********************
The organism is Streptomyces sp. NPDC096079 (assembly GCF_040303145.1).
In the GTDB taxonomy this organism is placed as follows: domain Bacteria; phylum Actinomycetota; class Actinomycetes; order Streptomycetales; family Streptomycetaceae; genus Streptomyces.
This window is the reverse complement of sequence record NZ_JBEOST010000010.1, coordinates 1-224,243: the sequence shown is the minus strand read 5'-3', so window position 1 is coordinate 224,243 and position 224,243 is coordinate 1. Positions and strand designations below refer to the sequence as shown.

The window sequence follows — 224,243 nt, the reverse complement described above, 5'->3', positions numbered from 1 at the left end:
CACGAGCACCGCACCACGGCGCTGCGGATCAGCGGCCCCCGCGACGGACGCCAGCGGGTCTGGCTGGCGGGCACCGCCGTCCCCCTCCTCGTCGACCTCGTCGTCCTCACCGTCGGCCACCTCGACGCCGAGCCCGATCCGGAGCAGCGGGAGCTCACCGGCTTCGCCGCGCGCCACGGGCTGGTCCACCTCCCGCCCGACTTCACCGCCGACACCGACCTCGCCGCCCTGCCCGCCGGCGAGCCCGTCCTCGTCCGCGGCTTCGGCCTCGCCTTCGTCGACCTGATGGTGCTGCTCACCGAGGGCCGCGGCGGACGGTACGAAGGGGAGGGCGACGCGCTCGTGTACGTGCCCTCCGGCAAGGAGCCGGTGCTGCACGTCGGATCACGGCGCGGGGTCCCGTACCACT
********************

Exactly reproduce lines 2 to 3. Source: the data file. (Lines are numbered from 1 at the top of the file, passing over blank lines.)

In the GTDB taxonomy this organism is placed as follows: domain Bacteria; phylum Actinomycetota; class Actinomycetes; order Streptomycetales; family Streptomycetaceae; genus Streptomyces.
This window is the reverse complement of sequence record NZ_JBEOST010000010.1, coordinates 1-224,243: the sequence shown is the minus strand read 5'-3', so window position 1 is coordinate 224,243 and position 224,243 is coordinate 1. Positions and strand designations below refer to the sequence as shown.